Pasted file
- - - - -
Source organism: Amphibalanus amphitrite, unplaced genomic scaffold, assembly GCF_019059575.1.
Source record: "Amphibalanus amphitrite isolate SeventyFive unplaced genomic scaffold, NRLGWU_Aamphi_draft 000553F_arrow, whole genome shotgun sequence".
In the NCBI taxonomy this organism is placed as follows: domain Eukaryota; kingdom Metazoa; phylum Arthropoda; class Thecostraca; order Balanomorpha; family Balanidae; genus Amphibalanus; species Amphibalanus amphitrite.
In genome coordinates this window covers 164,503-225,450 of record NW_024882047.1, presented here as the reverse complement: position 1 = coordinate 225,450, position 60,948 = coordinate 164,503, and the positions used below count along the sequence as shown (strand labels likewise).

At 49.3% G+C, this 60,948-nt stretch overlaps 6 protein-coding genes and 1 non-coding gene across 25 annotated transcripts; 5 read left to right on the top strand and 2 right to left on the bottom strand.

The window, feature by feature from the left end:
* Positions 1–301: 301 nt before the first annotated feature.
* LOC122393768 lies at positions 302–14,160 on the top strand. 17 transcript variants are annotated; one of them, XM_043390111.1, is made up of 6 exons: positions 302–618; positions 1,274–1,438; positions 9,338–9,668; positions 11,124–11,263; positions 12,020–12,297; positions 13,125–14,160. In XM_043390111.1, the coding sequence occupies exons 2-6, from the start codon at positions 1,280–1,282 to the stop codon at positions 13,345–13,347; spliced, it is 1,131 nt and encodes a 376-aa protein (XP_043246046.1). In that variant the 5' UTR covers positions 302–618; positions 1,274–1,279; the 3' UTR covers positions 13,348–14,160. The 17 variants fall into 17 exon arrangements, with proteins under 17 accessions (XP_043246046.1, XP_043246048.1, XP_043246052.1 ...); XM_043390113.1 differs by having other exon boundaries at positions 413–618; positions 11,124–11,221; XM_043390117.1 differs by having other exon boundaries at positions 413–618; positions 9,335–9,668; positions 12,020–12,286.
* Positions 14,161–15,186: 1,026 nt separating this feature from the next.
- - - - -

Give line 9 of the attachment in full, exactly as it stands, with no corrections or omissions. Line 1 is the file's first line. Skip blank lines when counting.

* Positions 14,161–15,186: 1,026 nt separating this feature from the next.